FOLIC acid, also known as folate, is a B vitamin (B-9) found in our diet as a byproduct of bacteria living in our intestines, and in vitamin supplements. Deficiency of folate in a pregnant mother increases the risk of neural tube defects (NTDs) in her child.
The neural tube begins development about two weeks after conception, and over time forms the brain, spine, skull and spinal cord. Inadequate closure of the neural tube results in birth defects, with the two most common NTDs being spinal deformity (spina bifida) and anencephaly (no brain).
Folic acid is required for DNA synthesis and is essential for development of the embryo, particularly during the first three months of pregnancy. According to the Canadian Paediatric Society, adequate amounts of folic acid beginning one month before pregnancy and continuing throughout the first trimester of pregnancy can reduce the incidence of NTDs by 60-70%. There is some evidence that adequate folic acid intake can also reduce the incidence of cleft lip and palate, congenital heart disease and learning disabilities.
WHETHER you’re courting pregnancy or not, the time to think about adequate intake of folic acid for both men and women is now. Deficiency of folate can precipitate excess blood levels of the amino acid homocysteine, a known risk factor for heart disease, stroke and some forms of cancer.
According to Godfrey Oakley, Jr., director of the division of birth defects and developmental disabilities at the U.S. Centers for Disease Control, research findings indicate that adequate folate intake could prevent approximately 50,000 deaths from heart attack each year in the United States. Folate deficiency increases the risk of colon and cervical cancer, and reduces the body’s supply of a protein known as p53, a potent ingredient of our own built-in anticancer defense system.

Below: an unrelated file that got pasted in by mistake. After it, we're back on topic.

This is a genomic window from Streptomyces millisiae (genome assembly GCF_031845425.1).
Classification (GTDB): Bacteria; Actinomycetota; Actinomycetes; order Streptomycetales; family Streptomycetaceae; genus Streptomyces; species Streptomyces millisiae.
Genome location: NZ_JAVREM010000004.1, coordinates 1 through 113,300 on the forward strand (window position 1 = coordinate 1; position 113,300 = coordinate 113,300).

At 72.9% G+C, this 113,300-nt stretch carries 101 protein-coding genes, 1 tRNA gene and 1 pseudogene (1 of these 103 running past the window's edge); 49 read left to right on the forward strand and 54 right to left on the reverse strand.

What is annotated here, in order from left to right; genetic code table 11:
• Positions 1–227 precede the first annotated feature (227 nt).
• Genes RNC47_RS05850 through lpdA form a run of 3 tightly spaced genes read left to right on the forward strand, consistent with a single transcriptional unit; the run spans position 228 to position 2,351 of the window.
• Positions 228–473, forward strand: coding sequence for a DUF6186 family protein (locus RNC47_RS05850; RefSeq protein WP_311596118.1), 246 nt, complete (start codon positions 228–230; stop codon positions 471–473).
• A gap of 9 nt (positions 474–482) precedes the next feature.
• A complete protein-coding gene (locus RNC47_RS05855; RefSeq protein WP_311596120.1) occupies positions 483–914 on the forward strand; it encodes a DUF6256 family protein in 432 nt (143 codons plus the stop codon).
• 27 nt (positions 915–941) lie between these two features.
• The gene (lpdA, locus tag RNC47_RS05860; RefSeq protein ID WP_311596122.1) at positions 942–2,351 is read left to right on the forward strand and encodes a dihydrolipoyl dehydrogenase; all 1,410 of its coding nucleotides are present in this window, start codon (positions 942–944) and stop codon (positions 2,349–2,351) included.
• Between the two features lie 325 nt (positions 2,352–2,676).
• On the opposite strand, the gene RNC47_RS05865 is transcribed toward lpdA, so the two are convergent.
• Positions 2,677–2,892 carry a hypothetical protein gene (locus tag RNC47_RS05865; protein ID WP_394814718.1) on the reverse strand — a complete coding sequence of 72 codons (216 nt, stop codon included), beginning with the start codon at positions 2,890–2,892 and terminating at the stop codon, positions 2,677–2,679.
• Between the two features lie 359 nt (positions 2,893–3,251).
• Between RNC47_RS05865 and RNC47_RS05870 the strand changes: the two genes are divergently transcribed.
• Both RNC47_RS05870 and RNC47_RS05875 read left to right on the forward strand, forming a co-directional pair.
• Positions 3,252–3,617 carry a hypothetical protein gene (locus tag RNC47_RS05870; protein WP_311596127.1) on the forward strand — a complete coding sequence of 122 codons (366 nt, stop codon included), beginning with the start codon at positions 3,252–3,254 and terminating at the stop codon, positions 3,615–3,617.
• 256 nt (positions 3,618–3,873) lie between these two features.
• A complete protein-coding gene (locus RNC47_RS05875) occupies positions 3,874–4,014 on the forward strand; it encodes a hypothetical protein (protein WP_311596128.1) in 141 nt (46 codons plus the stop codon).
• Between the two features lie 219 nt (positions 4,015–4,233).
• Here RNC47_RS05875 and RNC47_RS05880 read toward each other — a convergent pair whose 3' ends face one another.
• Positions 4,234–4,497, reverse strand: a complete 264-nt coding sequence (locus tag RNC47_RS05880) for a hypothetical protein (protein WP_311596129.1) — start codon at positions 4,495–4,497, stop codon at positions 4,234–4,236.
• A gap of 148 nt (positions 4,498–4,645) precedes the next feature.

Folic acid is nontoxic, and the recommended daily intake is 400 micrograms. It is possible to consume this amount of folate if you are careful to maintain a healthy diet that includes up to five servings daily of vegetables and fruit, especially if you emphasize dark green, leafy vegetables. Legumes are also a good source of folic acid. Keep in mind that stress and disease will increase the body’s need for folate, as will consumption of alcohol.
PACKAGED food lists the amount of folate per serving, with breakfast cereals often fortified up to 400 micrograms per serving. Physicians usually recommend 400-800 micrograms, or 0.4-0.8 milligrams, of folate for women planning on pregnancy to ensure the health of mother and baby. The therapeutic range of folate to treat various illnesses ranges from 400-2,000 micrograms.
The only concern with a daily supplemental intake of folate in excess of 1,000 micrograms is that it could mask the existence of B-12 deficiency anemia on lab tests. B-12 anemia is generally a concern for the elderly population. Supplement suppliers often add B-12 to folate to avoid this possibility. Vitamin B-12 is also a safe, nontoxic nutrient and has many of the properties of folate.
The story of folic acid is an excellent example of how contemporary science is corroborating the wisdom and merit of sound lifestyle decisions, such as eating a variety of food in as close to its natural state as possible.
Jon Dunn is a naturopathic physician living in Nosara, on the northern Pacific coast. E-mail questions or comments to email@example.com, or visit www.drjondunn.com.